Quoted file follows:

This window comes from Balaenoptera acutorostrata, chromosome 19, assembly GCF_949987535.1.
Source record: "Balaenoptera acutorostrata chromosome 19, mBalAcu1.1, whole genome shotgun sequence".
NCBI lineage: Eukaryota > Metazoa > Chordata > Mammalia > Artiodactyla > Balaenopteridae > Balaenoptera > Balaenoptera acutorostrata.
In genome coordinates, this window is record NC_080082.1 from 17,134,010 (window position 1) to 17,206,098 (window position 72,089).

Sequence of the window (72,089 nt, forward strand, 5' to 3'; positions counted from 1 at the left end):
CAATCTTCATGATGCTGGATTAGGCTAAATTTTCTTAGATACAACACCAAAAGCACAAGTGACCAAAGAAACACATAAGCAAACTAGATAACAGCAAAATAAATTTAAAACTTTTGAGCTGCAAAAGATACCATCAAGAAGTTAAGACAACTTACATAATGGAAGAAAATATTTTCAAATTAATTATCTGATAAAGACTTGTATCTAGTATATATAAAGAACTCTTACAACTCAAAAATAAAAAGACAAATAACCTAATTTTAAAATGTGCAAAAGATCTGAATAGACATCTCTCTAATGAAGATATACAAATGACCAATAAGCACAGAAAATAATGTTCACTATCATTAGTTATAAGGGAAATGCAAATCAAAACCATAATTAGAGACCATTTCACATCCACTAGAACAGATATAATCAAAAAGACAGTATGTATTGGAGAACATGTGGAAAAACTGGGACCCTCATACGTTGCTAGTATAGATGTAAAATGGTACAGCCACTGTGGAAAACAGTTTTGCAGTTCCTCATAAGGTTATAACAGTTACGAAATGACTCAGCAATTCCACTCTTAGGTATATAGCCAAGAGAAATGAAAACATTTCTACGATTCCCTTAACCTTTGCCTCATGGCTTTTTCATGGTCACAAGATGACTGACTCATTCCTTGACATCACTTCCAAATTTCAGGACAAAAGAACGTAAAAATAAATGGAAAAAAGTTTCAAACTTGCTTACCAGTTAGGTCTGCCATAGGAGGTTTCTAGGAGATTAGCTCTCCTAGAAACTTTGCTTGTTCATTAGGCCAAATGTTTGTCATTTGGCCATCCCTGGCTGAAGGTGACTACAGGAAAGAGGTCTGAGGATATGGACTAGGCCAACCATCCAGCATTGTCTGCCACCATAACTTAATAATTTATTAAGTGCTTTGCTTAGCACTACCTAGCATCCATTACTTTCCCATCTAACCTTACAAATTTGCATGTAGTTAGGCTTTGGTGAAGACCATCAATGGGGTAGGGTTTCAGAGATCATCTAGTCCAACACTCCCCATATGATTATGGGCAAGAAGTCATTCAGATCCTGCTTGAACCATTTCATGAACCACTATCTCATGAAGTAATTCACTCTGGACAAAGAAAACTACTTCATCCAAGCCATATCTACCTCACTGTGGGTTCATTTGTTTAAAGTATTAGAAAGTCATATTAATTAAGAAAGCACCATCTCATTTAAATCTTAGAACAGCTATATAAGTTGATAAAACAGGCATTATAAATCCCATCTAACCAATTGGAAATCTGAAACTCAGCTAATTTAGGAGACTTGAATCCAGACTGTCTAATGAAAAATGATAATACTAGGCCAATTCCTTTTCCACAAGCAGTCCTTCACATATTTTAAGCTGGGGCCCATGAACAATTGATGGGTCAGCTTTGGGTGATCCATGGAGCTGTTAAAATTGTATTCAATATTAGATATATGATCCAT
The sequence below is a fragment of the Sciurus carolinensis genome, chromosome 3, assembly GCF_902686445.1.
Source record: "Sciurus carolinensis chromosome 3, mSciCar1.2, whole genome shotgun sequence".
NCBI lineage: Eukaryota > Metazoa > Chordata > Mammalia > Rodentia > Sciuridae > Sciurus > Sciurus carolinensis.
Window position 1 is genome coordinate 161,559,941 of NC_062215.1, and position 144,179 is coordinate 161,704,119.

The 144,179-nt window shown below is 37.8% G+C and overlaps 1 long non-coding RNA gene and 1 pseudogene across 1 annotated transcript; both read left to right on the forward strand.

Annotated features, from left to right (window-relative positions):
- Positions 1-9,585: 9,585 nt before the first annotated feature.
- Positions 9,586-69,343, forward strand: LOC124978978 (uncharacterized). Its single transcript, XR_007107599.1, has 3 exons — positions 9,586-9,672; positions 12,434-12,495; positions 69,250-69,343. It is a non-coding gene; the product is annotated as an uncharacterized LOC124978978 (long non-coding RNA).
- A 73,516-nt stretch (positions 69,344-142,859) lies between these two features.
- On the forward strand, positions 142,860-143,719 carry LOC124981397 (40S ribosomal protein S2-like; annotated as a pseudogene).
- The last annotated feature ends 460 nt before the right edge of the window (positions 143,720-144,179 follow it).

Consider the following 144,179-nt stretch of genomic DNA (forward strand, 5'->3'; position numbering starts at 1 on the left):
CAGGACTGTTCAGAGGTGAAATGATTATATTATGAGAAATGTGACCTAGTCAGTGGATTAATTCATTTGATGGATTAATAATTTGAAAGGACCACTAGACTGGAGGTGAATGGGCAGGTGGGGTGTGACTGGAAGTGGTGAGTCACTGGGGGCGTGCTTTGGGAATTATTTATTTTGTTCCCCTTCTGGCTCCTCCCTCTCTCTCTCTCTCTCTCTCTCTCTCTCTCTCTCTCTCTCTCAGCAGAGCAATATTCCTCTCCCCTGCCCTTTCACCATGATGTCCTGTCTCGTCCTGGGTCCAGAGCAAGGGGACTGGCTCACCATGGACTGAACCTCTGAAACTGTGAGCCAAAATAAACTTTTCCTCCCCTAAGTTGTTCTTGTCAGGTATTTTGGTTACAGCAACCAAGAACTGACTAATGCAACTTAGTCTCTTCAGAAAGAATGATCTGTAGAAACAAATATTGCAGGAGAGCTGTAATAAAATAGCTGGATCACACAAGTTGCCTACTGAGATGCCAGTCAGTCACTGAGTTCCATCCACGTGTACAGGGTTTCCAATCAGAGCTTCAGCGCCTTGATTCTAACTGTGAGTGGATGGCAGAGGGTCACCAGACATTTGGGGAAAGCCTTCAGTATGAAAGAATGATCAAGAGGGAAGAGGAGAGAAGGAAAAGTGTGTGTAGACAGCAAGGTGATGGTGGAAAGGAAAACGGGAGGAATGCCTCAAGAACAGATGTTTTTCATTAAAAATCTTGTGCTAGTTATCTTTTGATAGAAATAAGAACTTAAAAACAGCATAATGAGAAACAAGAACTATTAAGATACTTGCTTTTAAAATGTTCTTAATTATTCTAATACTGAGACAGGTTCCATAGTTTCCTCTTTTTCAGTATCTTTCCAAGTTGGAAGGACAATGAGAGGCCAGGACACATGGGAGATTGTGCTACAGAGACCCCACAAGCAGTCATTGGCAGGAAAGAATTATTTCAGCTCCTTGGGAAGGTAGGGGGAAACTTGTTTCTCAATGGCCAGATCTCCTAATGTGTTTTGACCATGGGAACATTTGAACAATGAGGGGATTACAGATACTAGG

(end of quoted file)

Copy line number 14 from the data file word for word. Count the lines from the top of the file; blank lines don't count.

- Positions 9,586-69,343, forward strand: LOC124978978 (uncharacterized). Its single transcript, XR_007107599.1, has 3 exons — positions 9,586-9,672; positions 12,434-12,495; positions 69,250-69,343. It is a non-coding gene; the product is annotated as an uncharacterized LOC124978978 (long non-coding RNA).